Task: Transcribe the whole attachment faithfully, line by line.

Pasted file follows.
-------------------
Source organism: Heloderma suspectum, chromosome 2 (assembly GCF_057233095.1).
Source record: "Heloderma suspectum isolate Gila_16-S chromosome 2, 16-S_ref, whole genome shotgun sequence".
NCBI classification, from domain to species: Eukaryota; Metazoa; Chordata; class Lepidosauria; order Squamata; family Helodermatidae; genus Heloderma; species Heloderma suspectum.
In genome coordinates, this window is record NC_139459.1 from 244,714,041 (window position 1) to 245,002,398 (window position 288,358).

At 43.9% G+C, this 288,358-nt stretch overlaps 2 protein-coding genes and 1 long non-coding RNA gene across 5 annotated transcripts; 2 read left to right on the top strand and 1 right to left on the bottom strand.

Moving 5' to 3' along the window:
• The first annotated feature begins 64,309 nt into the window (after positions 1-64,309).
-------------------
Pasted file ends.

Source organism: Heloderma suspectum, chromosome 2 (assembly GCF_057233095.1).
Source record: "Heloderma suspectum isolate Gila_16-S chromosome 2, 16-S_ref, whole genome shotgun sequence".
NCBI classification, from domain to species: Eukaryota; Metazoa; Chordata; class Lepidosauria; order Squamata; family Helodermatidae; genus Heloderma; species Heloderma suspectum.
In genome coordinates, this window is record NC_139459.1 from 244,714,041 (window position 1) to 245,002,398 (window position 288,358).

At 43.9% G+C, this 288,358-nt stretch overlaps 2 protein-coding genes and 1 long non-coding RNA gene across 5 annotated transcripts; 2 read left to right on the top strand and 1 right to left on the bottom strand.

Moving 5' to 3' along the window:
• The first annotated feature begins 64,309 nt into the window (after positions 1-64,309).